Sens. bring biofuels to post-Sandy N.J., address climate change

By Erin Voegele | November 09, 2012

Climate change may gain more attention during the next legislative session. During a press conference to discuss post-election results broadcast by C-SPAN on Nov. 7, Senate Majority Leader Harry Reid, D-Nev., stressed how important the issue of climate change is for him. “I hope we can address it reasonably,” he said, noting that severe storms are overwhelming our country, and “we need to do something about it.”

Sen. Frank Lautenberg, D-N.J., has spoken out in support of Reid’s statement. “As we work with New Jersey families, business and communities to rebuild, after yet another devastating extreme weather event, it’s clearer than ever that climate change poses a direct and dangerous threat to our nation,” said Lautenberg, a member of the Senate Committee on Environment and Public Works.  “America’s scientists have been sounding the alarm for years on climate change and the costs of inaction continue to pile up.  We will keep fighting for real climate change solutions, such as investments in clean energy, public transportation, and resilient infrastructure that protects communities from extreme weather.”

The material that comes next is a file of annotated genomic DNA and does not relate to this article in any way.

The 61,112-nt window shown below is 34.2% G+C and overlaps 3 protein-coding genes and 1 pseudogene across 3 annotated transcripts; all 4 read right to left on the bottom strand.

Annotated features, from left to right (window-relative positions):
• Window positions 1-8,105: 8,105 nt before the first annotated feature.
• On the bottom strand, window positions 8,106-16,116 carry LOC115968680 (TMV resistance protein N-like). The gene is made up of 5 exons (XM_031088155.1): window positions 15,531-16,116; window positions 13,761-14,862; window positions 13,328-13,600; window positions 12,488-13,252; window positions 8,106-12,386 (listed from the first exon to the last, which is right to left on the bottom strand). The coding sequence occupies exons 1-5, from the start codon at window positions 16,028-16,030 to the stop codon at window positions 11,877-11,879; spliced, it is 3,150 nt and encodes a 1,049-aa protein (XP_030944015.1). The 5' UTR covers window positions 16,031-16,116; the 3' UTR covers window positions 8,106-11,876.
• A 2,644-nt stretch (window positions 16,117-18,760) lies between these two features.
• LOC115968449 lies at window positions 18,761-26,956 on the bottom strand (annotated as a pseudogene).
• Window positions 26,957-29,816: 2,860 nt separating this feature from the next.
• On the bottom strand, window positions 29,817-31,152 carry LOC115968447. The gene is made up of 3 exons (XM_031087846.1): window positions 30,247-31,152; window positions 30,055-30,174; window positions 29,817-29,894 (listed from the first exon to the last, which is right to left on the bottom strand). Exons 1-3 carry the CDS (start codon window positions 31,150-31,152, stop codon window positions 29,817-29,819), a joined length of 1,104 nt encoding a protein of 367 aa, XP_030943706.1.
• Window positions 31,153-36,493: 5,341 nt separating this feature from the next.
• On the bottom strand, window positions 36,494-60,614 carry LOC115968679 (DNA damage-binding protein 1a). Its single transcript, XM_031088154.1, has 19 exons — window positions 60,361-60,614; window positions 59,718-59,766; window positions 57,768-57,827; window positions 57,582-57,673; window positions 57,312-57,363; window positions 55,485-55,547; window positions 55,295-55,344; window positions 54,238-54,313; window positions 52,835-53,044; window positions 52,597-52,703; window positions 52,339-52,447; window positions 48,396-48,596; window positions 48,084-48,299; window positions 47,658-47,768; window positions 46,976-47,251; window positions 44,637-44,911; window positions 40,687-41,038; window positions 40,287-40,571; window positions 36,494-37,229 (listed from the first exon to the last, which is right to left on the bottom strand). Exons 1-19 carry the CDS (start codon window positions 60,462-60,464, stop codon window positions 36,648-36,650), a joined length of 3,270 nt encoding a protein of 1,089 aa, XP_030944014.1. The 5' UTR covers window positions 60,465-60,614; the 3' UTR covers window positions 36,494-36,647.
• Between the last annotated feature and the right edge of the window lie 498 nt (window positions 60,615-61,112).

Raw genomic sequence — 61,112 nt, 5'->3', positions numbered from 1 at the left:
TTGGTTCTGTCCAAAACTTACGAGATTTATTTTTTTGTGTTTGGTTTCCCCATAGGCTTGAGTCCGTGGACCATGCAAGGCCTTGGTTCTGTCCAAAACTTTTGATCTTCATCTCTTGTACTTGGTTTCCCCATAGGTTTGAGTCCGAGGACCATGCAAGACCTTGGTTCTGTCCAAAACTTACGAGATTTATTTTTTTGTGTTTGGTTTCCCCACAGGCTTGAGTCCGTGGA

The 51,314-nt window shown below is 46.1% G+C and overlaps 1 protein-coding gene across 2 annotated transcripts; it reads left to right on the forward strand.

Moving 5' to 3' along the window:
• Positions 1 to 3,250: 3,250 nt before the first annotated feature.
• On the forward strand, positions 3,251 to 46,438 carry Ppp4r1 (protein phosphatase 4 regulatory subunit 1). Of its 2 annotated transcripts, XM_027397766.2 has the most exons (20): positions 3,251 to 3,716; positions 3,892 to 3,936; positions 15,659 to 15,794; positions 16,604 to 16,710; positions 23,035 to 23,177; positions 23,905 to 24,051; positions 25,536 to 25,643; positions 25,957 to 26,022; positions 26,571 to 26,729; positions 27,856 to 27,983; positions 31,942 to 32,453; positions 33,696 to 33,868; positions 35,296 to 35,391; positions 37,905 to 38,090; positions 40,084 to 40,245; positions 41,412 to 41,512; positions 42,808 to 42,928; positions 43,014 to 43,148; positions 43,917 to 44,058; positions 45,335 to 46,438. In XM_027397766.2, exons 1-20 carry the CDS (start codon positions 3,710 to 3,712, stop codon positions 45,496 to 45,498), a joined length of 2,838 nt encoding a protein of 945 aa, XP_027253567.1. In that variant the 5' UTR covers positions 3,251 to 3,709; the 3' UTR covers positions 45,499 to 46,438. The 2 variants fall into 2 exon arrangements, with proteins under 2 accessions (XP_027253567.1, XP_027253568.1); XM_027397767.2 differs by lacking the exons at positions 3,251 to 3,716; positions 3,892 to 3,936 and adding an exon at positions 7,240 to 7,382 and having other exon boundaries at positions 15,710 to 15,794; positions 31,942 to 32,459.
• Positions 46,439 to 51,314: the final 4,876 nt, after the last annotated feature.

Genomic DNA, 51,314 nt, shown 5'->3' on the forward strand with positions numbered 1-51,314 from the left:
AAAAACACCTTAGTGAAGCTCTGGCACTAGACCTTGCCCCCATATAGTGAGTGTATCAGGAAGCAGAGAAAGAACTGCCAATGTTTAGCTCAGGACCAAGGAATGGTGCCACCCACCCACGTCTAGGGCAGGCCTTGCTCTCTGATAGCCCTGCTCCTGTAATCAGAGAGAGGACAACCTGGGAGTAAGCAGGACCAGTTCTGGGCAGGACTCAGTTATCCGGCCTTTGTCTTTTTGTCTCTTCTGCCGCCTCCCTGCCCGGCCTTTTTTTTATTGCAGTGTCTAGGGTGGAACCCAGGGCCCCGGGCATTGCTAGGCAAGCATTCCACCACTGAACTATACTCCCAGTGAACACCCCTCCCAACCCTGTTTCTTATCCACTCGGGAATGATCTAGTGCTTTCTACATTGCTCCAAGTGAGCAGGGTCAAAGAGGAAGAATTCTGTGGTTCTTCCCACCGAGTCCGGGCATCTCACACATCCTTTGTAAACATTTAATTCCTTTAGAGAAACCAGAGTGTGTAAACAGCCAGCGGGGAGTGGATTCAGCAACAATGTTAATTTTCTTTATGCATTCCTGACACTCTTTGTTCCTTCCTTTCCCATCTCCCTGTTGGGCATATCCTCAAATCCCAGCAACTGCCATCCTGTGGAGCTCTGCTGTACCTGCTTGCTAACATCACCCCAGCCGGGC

Earlier in the week Lautenberg, along with Sen. Robert Menendez, D-N.J., asked the U.S. EPA to help expedite delivery of biofuel New Jersey. The two noted that due to damage to fuel terminals within the state, millions of gallons of biofuels were unable to enter the New Jersey market.

The New Jersey senators issued a letter to EPA Administrator Lisa Jackson, asking the agency to temporarily ease some of the biofuel delivery rules at East Coast shipping facilities in order to relieve the fuel shortages caused by Hurricane Sandy.

Specially, the senators asked that alternative terminals, including those in Baltimore, Md., be allowed to receive train shipments and transfer the fuel to barges for transport to New Jersey. In the letter, Lautenberg and Menendez said that some of these alternative facilities do not have a marine vapor mitigation system, required by EPA regulation. Therefore they asked that Jackson issue a No Action Assurance letter to the affected parties. The EPA granted the request.